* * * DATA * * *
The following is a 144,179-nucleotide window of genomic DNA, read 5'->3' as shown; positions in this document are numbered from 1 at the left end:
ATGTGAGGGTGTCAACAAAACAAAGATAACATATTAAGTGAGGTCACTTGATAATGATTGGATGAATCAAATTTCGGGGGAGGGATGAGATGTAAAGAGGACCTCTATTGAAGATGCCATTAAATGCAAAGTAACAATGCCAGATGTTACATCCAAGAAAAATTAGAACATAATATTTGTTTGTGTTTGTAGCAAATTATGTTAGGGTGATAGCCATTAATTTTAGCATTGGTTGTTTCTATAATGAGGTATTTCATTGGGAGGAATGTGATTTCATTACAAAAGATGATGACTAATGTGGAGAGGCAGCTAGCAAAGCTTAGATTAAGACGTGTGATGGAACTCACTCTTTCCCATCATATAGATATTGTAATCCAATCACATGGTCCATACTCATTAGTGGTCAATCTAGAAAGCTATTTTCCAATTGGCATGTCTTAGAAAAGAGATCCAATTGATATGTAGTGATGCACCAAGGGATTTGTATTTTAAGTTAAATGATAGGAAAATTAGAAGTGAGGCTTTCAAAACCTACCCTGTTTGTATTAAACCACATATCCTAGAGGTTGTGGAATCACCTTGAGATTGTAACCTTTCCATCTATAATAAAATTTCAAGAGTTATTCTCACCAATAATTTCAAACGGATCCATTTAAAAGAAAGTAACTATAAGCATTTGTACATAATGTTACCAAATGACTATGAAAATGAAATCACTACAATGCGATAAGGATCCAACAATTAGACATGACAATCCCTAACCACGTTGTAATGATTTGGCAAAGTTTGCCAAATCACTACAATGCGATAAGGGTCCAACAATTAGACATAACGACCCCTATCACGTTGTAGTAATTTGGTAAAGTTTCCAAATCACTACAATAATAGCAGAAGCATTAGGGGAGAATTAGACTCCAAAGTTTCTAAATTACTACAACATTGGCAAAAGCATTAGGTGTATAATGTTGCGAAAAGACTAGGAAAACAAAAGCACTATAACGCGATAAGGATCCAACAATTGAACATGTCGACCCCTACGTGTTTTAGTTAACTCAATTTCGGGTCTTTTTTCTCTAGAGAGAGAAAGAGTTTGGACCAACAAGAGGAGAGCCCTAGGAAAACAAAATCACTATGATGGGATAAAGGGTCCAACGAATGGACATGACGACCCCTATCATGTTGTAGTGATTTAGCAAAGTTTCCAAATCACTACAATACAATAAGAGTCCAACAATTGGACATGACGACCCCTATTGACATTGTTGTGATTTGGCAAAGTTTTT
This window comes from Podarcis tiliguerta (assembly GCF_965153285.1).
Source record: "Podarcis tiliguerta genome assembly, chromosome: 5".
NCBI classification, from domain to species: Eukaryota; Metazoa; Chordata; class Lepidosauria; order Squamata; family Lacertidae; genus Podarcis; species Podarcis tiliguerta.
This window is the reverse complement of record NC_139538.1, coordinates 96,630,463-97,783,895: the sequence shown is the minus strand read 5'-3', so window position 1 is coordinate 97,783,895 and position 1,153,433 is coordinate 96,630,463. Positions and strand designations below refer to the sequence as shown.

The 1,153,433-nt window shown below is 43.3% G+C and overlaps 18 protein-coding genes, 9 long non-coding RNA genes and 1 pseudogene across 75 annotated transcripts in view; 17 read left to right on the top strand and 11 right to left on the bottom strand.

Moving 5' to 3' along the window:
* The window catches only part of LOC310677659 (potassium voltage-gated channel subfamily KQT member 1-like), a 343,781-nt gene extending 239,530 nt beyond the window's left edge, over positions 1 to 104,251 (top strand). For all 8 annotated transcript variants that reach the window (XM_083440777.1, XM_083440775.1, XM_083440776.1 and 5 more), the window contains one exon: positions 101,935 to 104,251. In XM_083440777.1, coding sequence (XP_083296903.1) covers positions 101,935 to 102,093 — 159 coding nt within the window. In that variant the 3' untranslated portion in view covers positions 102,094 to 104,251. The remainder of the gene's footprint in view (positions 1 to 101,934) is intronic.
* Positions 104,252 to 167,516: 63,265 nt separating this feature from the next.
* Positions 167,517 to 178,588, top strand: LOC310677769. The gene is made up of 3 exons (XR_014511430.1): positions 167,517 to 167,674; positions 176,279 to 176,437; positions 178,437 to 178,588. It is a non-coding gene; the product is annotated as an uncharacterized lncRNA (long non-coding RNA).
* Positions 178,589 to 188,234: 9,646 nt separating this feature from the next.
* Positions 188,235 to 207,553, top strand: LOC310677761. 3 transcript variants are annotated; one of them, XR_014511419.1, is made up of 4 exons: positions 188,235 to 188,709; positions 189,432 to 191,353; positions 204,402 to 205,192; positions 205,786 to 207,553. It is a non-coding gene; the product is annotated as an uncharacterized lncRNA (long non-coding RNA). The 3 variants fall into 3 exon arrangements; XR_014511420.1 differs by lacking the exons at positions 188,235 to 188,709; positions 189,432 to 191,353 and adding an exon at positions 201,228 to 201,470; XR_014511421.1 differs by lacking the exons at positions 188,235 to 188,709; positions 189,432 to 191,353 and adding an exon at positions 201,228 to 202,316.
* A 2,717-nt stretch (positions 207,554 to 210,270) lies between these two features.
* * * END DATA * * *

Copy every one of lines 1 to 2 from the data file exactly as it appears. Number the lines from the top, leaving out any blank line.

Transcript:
The following is a 144,179-nucleotide window of genomic DNA, read 5'->3' as shown; positions in this document are numbered from 1 at the left end:
ATGTGAGGGTGTCAACAAAACAAAGATAACATATTAAGTGAGGTCACTTGATAATGATTGGATGAATCAAATTTCGGGGGAGGGATGAGATGTAAAGAGGACCTCTATTGAAGATGCCATTAAATGCAAAGTAACAATGCCAGATGTTACATCCAAGAAAAATTAGAACATAATATTTGTTTGTGTTTGTAGCAAATTATGTTAGGGTGATAGCCATTAATTTTAGCATTGGTTGTTTCTATAATGAGGTATTTCATTGGGAGGAATGTGATTTCATTACAAAAGATGATGACTAATGTGGAGAGGCAGCTAGCAAAGCTTAGATTAAGACGTGTGATGGAACTCACTCTTTCCCATCATATAGATATTGTAATCCAATCACATGGTCCATACTCATTAGTGGTCAATCTAGAAAGCTATTTTCCAATTGGCATGTCTTAGAAAAGAGATCCAATTGATATGTAGTGATGCACCAAGGGATTTGTATTTTAAGTTAAATGATAGGAAAATTAGAAGTGAGGCTTTCAAAACCTACCCTGTTTGTATTAAACCACATATCCTAGAGGTTGTGGAATCACCTTGAGATTGTAACCTTTCCATCTATAATAAAATTTCAAGAGTTATTCTCACCAATAATTTCAAACGGATCCATTTAAAAGAAAGTAACTATAAGCATTTGTACATAATGTTACCAAATGACTATGAAAATGAAATCACTACAATGCGATAAGGATCCAACAATTAGACATGACAATCCCTAACCACGTTGTAATGATTTGGCAAAGTTTGCCAAATCACTACAATGCGATAAGGGTCCAACAATTAGACATAACGACCCCTATCACGTTGTAGTAATTTGGTAAAGTTTCCAAATCACTACAATAATAGCAGAAGCATTAGGGGAGAATTAGACTCCAAAGTTTCTAAATTACTACAACATTGGCAAAAGCATTAGGTGTATAATGTTGCGAAAAGACTAGGAAAACAAAAGCACTATAACGCGATAAGGATCCAACAATTGAACATGTCGACCCCTACGTGTTTTAGTTAACTCAATTTCGGGTCTTTTTTCTCTAGAGAGAGAAAGAGTTTGGACCAACAAGAGGAGAGCCCTAGGAAAACAAAATCACTATGATGGGATAAAGGGTCCAACGAATGGACATGACGACCCCTATCATGTTGTAGTGATTTAGCAAAGTTTCCAAATCACTACAATACAATAAGAGTCCAACAATTGGACATGACGACCCCTATTGACATTGTTGTGATTTGGCAAAGTTTTT